Contrary to popular myth, the environment over the past 200 years has become less polluted and toxic for humans.
In July 1924, Calvin Coolidge Jr., the Presdient’s 16-year-old son, died of an infection from a toe blister he got playing tennis on the White House lawn. The bacteria that took young Calvin’s life is staphylococcus aureus, known as “staph.” …
Were health-care products such as antibiotics, antibacterial ointments, and inexpensive clean and disposable bandages available 92 years ago, Calvin Coolidge Jr., would have escaped the bacterial pollution that killed him. Factories and vehicles used to produce and distribute these items use energy, and dispense waste. But capitalist production and consumption are not destroying a pristine Eden. Instead, capitalist production and consumption are replacing more immediate and more lethal forms of environmental pollution for less immediate and less lethal forms.
We denizens of modern market economies are today largely free not only of the filth of lethal staph infections, but also of other up-close and dangerous pollutants that our ancestors routinely endured, or died of. We sleep, in sturdy buildings, on beds that rest on hard floors beneath hard roofs. Our pre-industrial ancestors did not. Save for the tiny fraction of people in the nobility and clergy, nearly everyone slept in flimsy huts on dirt floors beneath thatched roofs. (Sometimes these dirt floors would be strewn with hay, thresh, to make them less unpleasant.)
Not only were thresh-strewn dirt floors obvious sources of regular up-close pollution of a sort that is unknown to a typical first-world person today, thatched roof themselves were ferments of filth. They kept out rain and cold less effectively than our modern dwellings. Worse, they were home to rats, mice, birds, spiders, hornets, and other animals, which would drop their own wastes onto the huts’ inhabitants. They were also highly flammable.
Of course these pre-industrial huts contained no running water or indoor plumbing. Daily bathing and other routines of personal hygiene that we moderns take for granted were largely unknown to most before the industrial revolution.
For heat in the winter families would bring farm animals into the huts, especially at night. To shield themselves from the droppings of these farm animals, each of these families would cut a trench in the floor across the width their hut. They’d sleep on the side of the trench opposite where the animals slept. Unfortunately, the trench did little to protect the family from whatever insects the animals brought into the huts with them. Read the rest of this entry »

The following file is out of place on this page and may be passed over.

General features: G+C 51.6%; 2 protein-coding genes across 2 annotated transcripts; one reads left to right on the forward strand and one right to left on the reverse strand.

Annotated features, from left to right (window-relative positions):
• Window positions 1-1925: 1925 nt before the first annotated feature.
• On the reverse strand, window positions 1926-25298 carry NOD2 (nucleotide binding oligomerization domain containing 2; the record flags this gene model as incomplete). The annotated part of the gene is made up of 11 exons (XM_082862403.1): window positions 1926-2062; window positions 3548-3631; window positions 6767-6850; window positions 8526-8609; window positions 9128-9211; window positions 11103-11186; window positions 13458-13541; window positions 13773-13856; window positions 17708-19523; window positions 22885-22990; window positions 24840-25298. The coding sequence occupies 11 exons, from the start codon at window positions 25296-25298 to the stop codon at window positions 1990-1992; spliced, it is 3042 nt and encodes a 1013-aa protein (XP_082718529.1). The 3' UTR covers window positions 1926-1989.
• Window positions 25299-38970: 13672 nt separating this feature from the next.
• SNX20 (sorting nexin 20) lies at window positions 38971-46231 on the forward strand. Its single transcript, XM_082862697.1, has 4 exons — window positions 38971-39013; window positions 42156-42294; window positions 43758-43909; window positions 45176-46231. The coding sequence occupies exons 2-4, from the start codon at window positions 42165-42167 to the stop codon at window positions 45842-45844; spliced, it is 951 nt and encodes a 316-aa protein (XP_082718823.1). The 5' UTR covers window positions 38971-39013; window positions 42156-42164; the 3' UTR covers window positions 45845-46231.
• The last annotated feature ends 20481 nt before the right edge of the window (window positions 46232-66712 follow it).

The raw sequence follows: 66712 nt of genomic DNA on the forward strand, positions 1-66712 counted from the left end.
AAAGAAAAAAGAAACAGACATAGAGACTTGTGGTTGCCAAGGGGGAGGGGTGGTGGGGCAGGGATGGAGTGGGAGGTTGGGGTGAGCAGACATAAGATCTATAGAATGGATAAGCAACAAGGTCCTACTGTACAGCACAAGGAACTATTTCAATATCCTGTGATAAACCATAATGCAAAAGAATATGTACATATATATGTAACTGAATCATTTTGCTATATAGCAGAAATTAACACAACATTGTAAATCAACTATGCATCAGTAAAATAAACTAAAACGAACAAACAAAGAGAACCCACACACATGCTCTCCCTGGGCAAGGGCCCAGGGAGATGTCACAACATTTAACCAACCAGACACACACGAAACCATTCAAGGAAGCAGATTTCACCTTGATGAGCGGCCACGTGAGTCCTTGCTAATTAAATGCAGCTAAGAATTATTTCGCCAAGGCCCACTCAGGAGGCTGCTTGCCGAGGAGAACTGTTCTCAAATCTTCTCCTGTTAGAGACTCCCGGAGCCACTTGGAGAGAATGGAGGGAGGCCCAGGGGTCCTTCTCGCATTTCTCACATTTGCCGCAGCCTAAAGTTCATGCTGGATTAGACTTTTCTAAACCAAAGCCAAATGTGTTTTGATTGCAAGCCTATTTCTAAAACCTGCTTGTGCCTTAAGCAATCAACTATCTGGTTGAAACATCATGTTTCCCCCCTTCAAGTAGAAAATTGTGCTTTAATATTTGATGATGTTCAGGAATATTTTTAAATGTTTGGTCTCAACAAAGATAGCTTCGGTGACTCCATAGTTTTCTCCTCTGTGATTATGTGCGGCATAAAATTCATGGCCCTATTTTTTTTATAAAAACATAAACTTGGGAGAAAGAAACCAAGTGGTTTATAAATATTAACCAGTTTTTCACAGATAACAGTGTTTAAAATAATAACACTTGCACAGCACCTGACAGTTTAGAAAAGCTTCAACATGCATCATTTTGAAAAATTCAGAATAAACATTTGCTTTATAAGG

[VIDEO] Who’s the Champion of the Panda Kingdom? 37-Year-Old Senior Citizen ‘Jai Jai’ Breaks World Record in Hong KongPosted: July 28, 2015
Jai Jai has become the world’s oldest captive panda at the grand old age of 37, entering the history books and breaking a 16-year-old record, from her home in Ocean Park, Hong Kong.
For all the world’s problems, human beings have never had it better
For City Journal, Yevgeniy Feyman writes: Bjørn Lomborg is well-known as a climate “skeptic.” He has frequently voiced concerns that money spent battling climate change could shift scarce resources away from more urgent global problems, such as malaria and HIV/AIDS. But the most recent book by the self-proclaimed “skeptical environmentalist” does more than just voice concern; it attempts to evaluate the damage caused by a variety of problems—from climate change to malnutrition to war—and project future costs related to these same issues. In How Much Have Global Problems Cost the World?, Lomborg and a group of economists conclude that, with a few exceptions, the world is richer, freer, healthier, and smarter than it’s ever been. These gains have coincided with the near-universal rejection of statism and the flourishing of capitalist principles. At a time when political figures such as New York City mayor Bill de Blasio and religious leaders such as Pope Francis frequently remind us about the evils of unfettered capitalism, this is a worthwhile message.
[Order the book “How Much have Global Problems Cost the World?: A Scorecard from 1900 to 2050″ edited by Bjørn Lomborg (Cambridge University Press) from Amazon.com
The doubling of human life expectancy is one of the most remarkable achievements of the past century. Consider, Lomborg writes, that “the twentieth century saw life expectancy rise by about 3 months for every calendar year.” The average child in 1900 could expect to live to just 32 years old; now that same child should make it to 70. This increase came during a century when worldwide economic output, driven by the spread of capitalism and freedom, grew by more than 4,000 percent. These gains occurred in developed and developing countries alike; among men and women; and even in a sense among children, as child mortality plummeted. Read the rest of this entry »